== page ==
Voice Mail & E-mail Etiquette

The onset of technology has changed the way we do business but some common sense rules still apply when it comes to etiquette. The following tips may be a reminder of what we think in common sense, however could also save you from some embarrassing situations.

General Messaging Etiquette

  • Messages either over voicemail or in an email should be concise and to the point. No one wants to listen or read a long-winded message. In the case of email, if the recipient has to scroll down several pages it is very likely they will file to read later and not get back to your message for days. Keep it short and easy to read.
  • Make sure those you are copying on voice or email, need to be copied. In the case of email, we can find ourselves copying people out of habit. In a time when some people receive dozens of voicemails and hundreds of emails a day, decide whether or not it is necessary before you copy someone.
  • Email is like a conversation, however, unlike a telephone conversation or voicemail, don’t expect a response right away. Don’t assume that once you have sent your email that the recipient has read your message. You need to allow a bit of time for someone to respond.


Salutations and Closings

  • In a business situation, follow your formal salutation. If you address someone by their first name, use this. If not Ms./Mrs./Mr. are acceptable.
  • In a non-business situation, Dear John or just John is appropriate.
  • Sign your email with your name. You may also wish to include your title, name of company, telephone numbers, fax number and website address.

Responding back to email

Consider carrying the history along when you respond back to an email. This helps the recipient trace the history of the message and follow it more clearly.

Privacy and Confidentiality

Keep in mind there is no such thing as private email. In some companies, administrators have the ability to read any and all messages and some actually monitor emails – don’t send anything that may put you in an uncomfortable position should someone other than the intended recipient read your email.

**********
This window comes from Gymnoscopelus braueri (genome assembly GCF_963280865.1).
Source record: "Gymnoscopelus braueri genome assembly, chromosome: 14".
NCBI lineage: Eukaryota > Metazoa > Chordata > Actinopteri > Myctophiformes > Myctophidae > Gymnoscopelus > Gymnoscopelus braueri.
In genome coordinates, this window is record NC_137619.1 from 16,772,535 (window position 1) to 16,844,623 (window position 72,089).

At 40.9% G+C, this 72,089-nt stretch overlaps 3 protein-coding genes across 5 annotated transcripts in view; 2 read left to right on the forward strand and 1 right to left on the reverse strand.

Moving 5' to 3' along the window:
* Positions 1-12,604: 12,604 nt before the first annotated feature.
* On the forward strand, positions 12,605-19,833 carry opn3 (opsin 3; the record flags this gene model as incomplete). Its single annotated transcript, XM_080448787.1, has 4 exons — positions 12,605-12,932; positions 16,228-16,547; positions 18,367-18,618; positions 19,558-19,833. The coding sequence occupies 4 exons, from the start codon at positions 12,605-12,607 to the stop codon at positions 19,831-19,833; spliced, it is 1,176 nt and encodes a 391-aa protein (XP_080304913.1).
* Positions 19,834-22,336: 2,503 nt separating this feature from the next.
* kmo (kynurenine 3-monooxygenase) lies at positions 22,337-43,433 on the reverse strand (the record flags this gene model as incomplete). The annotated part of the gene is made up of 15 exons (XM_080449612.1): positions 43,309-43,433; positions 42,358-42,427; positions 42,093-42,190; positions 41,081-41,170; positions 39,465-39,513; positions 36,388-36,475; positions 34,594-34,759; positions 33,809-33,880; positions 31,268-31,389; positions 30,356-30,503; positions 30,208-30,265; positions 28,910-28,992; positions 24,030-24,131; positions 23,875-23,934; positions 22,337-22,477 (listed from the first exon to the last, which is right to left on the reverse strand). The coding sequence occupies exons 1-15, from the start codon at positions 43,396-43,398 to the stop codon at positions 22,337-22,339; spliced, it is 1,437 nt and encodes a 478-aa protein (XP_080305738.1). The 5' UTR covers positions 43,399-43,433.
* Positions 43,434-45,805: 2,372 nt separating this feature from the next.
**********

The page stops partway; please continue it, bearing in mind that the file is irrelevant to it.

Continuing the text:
Grammar and other Do’s and Don’ts

  • Avoid excessive punctuation when sending an email – particularly the exclamation point – like good grammar, you don’t need to use six or seven exclamation points to get your point across, one is more than enough!
  • Don’t use upper case type unless you are really emphasizing something – it can come across as shouting.
  • Use the subject line when sending an email. Some people will sort and filter their emails by this subject line.
  • Always check your message for spelling and grammar – more often than not it may be the only thing a person has to go on if they don’t know you well.


  • Speak clearly and slowly and leave your name and telephone number twice if the person doesn’t know you well.
  • State the reason for your call and make your message concise and to the point.
  • Don’t leave a message from a speaker phone. Your message may not come through clearly.
  • Change your outgoing voicemail message daily. Include your name, extension number, the date and what your agenda is for the day (in or out of the office, when returning).

Final Telephone Hints

  • Whether leaving a voicemail message to set up a networking meeting or to follow up on the process of a job vacancy, keep the following tips in mind before making the call.
  • Be prepared – know what you want to achieve – have a pen and paper handy.
  • Smile when you speak and try not to speak too quickly or too slowly, speak clearly.
  • Use your first and last name to introduce yourself. Use the first name of the person you are calling only if they offer, otherwise use Mr. or Ms.
  • Be confident and positive, genuinely interested and enthusiastic.
  • Avoid saying anything negative about your previous employers.
  • If calling from home, remember to turn the TV and radio off and secure yourself away from any obvious distractions or background noise.
  • While job searching, do not have a cute message on your outgoing voicemail message at home, including your kids voices, music in the background, etc. should a potential employer call you to set up an interview.